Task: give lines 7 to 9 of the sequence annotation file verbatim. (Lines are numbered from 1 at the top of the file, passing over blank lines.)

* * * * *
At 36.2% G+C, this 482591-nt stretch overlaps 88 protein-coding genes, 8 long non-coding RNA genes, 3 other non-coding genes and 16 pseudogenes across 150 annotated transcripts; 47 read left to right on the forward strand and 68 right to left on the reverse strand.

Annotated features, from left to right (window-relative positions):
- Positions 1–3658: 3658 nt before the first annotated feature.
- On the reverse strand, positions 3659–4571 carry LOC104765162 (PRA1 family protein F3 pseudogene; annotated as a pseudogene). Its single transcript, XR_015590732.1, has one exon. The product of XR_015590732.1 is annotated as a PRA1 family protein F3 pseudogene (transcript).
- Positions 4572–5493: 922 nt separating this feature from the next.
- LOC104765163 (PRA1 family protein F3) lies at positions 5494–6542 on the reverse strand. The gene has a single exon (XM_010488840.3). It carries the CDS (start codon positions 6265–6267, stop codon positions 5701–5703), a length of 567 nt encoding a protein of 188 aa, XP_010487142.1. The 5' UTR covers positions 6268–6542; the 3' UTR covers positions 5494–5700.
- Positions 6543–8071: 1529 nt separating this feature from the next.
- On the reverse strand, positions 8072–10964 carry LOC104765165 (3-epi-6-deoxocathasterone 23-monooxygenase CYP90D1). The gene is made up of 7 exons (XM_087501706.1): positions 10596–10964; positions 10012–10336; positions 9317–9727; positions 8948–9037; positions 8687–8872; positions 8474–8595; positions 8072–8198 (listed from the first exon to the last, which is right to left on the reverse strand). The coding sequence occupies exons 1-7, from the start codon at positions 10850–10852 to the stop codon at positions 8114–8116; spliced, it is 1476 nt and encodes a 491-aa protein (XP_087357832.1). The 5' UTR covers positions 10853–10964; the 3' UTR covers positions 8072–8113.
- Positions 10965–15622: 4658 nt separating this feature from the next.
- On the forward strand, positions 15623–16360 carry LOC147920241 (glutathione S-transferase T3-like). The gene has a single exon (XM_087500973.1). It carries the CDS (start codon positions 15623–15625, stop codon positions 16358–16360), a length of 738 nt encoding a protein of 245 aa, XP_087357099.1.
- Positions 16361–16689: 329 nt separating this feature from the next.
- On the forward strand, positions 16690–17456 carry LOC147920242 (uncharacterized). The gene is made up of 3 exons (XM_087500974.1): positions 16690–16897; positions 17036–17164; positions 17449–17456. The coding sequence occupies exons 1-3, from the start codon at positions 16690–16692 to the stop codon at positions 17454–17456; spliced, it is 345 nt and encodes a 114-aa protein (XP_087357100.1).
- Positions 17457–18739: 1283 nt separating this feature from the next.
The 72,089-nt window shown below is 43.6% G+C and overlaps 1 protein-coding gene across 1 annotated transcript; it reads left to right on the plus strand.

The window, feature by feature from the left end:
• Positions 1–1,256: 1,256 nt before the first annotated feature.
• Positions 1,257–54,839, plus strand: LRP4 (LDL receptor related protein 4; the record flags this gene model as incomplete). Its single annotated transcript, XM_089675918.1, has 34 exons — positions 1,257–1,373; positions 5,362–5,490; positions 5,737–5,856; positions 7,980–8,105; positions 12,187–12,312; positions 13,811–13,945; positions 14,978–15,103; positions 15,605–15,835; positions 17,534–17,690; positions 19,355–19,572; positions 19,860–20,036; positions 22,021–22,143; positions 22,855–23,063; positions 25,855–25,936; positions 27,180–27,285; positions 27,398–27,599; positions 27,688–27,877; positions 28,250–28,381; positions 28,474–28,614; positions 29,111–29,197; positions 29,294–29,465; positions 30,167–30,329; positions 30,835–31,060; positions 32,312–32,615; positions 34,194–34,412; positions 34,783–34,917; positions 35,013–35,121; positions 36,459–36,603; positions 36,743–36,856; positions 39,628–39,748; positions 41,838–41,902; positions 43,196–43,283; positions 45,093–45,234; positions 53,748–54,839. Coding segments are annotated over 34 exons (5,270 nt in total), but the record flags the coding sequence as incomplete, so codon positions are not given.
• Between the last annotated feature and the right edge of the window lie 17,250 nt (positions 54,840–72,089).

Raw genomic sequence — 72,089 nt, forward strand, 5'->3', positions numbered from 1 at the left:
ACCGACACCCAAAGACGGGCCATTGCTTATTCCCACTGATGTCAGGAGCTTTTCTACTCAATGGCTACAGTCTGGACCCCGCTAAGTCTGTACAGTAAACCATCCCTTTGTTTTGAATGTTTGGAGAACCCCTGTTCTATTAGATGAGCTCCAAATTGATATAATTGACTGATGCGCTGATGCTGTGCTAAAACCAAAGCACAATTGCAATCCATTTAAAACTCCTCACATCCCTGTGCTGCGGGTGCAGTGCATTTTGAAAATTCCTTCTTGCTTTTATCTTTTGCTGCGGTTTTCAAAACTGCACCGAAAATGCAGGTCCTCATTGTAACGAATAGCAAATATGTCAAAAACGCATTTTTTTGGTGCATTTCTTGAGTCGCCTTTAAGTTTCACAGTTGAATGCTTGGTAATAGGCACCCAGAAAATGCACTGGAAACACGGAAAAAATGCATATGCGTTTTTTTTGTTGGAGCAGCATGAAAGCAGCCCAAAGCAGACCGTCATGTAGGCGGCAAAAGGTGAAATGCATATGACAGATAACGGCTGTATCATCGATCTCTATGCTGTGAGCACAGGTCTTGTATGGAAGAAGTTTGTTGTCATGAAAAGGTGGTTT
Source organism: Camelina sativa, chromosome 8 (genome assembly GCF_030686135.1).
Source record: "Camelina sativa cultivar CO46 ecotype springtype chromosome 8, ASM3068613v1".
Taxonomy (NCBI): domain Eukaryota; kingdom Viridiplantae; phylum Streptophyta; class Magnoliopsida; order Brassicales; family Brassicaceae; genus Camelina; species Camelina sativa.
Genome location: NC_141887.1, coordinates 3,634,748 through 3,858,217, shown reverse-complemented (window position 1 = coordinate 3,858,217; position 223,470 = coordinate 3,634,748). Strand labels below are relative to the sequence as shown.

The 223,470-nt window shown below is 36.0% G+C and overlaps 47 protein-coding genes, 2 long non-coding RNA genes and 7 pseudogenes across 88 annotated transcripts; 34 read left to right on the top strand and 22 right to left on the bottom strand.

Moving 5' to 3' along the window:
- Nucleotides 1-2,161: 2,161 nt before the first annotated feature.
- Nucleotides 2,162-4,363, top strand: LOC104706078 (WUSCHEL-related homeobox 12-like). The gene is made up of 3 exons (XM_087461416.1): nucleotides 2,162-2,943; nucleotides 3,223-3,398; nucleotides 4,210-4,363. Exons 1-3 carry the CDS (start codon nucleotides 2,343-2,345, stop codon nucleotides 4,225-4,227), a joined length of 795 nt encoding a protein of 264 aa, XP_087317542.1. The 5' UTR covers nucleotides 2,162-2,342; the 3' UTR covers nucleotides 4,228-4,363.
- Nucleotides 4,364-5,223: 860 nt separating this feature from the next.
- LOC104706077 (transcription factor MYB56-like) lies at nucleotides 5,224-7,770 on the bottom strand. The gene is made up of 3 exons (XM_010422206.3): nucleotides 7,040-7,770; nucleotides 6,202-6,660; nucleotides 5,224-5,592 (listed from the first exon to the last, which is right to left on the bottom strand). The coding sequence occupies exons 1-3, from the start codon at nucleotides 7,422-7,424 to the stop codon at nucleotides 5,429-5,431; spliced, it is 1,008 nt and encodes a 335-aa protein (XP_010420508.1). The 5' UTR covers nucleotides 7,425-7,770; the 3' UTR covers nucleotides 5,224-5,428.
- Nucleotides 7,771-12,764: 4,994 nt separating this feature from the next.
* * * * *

- Positions 6543–8071: 1529 nt separating this feature from the next.
- On the reverse strand, positions 8072–10964 carry LOC104765165 (3-epi-6-deoxocathasterone 23-monooxygenase CYP90D1). The gene is made up of 7 exons (XM_087501706.1): positions 10596–10964; positions 10012–10336; positions 9317–9727; positions 8948–9037; positions 8687–8872; positions 8474–8595; positions 8072–8198 (listed from the first exon to the last, which is right to left on the reverse strand). The coding sequence occupies exons 1-7, from the start codon at positions 10850–10852 to the stop codon at positions 8114–8116; spliced, it is 1476 nt and encodes a 491-aa protein (XP_087357832.1). The 5' UTR covers positions 10853–10964; the 3' UTR covers positions 8072–8113.
- Positions 10965–15622: 4658 nt separating this feature from the next.